Nearly two months later, on the day the Government's response was due, see Text Order 02/27/19, the Government sought a stay so that BoP could finish its administrative review of Ms. Beck's request. Doc. 510. Ms. Beck did not object, id, and the Court granted the stay. Doc. 511. Another six weeks passed with no action by BoP on the request, and on May 10, 2019, Ms. Beck initiated a civil suit against several BoP officials and a private contractor, alleging violations of her Eighth Amendment rights against cruel and unusual punishment. Civil Doc. 1. She sought a temporary restraining order and preliminary injunction. Civil Doc. 3. BoP denied her request for a compassionate release motion almost immediately thereafter. Doc. 521-1 at 8. The same day, the Court lifted the stay and directed the Government to file a response to her compassionate release motion. See Text Order 05/13/2019; Doc. 521 (Government's response in opposition).

         The Court held a hearing on Ms. Beck's motion for a TRO in her civil case on May 17, 2019. Civil Minute Entry 05/17/2019. On May 20, the Court entered a TRO compelling three BoP officials in their official capacities to take specific steps to provide urgent medical treatment to Ms. Beck for her cancer. Civil Doc. 15; see also Civil Doc. 16 (Amended TRO). The Court found that Ms. Beck had shown a likelihood of success on the merits of her claim that BoP officials' indifference to her life-threatening medical condition and treatment violated her Eighth Amendment rights. Civil Doc. 16. After another hearing, see Minute Entry 06/05/2019, the Court extended the Amended TRO while considering this motion and a motion for preliminary injunction. Civil Doc. 40.

         The Court will address additional facts as needed in the context of the issues presented.

         II. Compassionate Release

         Federal law has long authorized courts to reduce the sentences of federal prisoners facing extraordinary health conditions and other serious hardships, but only under very limited circumstances. Before passage of the First Step Act of 2018, district courts could grant compassionate release sentence reductions only upon a motion by the BoP Director.[4] See Pub. L. No. 98-473, ch. II(D) § 3582(c)(1)(A), 98 Stat. 1837 (1984); see also Green v. Apker, No. 5:13-HC-2159-FL, 2014 WL 3487247, at *2 (E.D. N.C. July 11, 2014) (collecting cases and noting that “BOP's decision regarding whether or not to file a motion for compassionate release is judicially unreviewable”). Then as now, a defendant must satisfy one of two statutory conditions before a court can grant a BoP compassionate release motion: (i) the defendant has to be at least 70 years old, have served at least 30 years in prison, and the BoP Director must have determined the defendant was not a danger to the public; or (ii) “extraordinary and compelling reasons” warrant the reduction. 18 U.S.C. § 3582(c)(1)(A). When BoP files such motions, reviewing courts also must consider the sentencing factors set forth in 18 U.S.C. § 3553(a) and can only grant reductions to defendants who met the statutory requirements if the reduction was “consistent with applicable policy statements issued by the Sentencing Commission.” 18 U.S.C. § 3582(c)(1).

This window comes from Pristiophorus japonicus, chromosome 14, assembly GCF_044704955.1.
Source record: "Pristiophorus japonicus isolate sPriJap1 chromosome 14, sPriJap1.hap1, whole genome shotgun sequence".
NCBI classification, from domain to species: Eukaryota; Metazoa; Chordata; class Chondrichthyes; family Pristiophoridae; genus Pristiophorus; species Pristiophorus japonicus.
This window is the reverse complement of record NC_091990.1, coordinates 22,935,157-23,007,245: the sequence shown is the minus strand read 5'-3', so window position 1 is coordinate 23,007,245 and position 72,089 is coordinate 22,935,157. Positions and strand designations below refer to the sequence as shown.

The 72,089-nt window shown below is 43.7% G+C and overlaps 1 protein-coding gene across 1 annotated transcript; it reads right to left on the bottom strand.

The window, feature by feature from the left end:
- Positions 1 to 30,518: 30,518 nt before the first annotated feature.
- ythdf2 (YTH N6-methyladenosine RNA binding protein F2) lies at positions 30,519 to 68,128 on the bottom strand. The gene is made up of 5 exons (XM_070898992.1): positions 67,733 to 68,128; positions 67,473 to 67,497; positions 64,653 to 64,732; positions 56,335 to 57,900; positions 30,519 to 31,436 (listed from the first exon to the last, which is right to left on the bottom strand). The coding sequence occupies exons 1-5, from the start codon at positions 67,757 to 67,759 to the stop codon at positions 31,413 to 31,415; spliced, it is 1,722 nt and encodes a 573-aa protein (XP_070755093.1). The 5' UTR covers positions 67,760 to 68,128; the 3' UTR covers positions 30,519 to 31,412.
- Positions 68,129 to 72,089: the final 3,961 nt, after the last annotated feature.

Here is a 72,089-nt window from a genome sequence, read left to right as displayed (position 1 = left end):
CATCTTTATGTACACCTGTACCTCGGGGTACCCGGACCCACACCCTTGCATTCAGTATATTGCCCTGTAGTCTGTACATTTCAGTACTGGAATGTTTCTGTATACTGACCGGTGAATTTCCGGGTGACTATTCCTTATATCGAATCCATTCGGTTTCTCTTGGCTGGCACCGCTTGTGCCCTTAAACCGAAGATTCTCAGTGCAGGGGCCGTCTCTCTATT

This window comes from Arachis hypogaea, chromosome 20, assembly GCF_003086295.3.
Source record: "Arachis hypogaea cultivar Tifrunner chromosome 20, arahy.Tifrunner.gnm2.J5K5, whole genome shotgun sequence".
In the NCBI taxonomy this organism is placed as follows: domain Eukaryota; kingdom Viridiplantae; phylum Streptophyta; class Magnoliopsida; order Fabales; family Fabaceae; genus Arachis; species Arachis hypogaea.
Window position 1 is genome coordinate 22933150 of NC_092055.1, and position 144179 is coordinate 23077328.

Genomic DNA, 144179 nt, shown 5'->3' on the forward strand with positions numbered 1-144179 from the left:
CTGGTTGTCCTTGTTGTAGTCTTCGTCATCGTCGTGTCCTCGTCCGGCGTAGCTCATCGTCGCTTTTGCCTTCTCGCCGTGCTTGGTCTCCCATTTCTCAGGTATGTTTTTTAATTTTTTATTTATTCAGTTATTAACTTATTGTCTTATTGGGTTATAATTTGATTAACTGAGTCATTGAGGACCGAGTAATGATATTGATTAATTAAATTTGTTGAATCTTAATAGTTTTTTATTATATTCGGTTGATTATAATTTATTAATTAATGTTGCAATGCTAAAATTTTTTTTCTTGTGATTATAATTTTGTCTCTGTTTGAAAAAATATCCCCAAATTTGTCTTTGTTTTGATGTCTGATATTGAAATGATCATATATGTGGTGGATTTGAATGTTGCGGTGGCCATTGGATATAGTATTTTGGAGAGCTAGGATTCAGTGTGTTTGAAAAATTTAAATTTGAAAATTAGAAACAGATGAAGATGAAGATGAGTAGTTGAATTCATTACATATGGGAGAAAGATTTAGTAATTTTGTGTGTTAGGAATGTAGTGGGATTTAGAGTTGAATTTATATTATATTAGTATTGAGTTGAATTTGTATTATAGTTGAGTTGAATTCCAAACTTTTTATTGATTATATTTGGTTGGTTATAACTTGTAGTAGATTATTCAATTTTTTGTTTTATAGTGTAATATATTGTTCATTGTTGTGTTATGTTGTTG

To assist courts, the Sentencing Commission adopted U.S.S.G. § 1B1.13 as the applicable policy statement for motions filed by the BoP Director under § 3582(c)(1)(A). The guideline essentially repeats the statutory prerequisites and adds only a requirement that the defendant must not be “a danger to the safety of any other person or to the community.” U.S.S.G. § 1B1.13(2).

         The application notes to § 1B1.13 are more specific. The notes list three specific categories and examples of “extraordinary and compelling reasons, ” along with a fourth catch-all provision.

         Specifically, the notes discuss when a defendant's medical condition (subdivision A), health and age together (subdivision B), or family circumstances (subdivision C) will qualify. U.S.S.G. § 1B1.13, application note 1. Subdivision A provides that a “medical condition of the defendant” may qualify as an “extraordinary and compelling reason” justifying a sentence reduction in several different circumstances, such as when, inter alia, the defendant has a “terminal illness.” Id. at note 1(A)(i). Subdivision D acknowledges that there may be other situations which constitute extraordinary and compelling reasons and provides a non-specific blanket authorization for early release, labeled “Other Reasons.” Id. at note 1(D). That provision allows compassionate release if, “[a]s determined by the Director of the Bureau of Prisons, there exists in the defendant's case an extraordinary and compelling reason other than, or in combination with, the reasons described in subdivisions (A) through (C).” Id.

         In 2018, Congress passed the First Step Act. Pub. L. 115-391, 132 Stat. 5194. Among other things, it amended § 3582(c)(1)(A) to add a provision allowing courts to consider motions by defendants for compassionate release without a motion by the BoP Director so long as the defendant has asked the Director to bring such a motion and the Director fails or refuses.[5] The First Step Act applies the same statutory requirements to a defendant's motion for compassionate release as previously applied, and still apply, to motions by the Director: “extraordinary and compelling reasons” must warrant the reduction, [6] the court must consider the ยง 3553(a) ...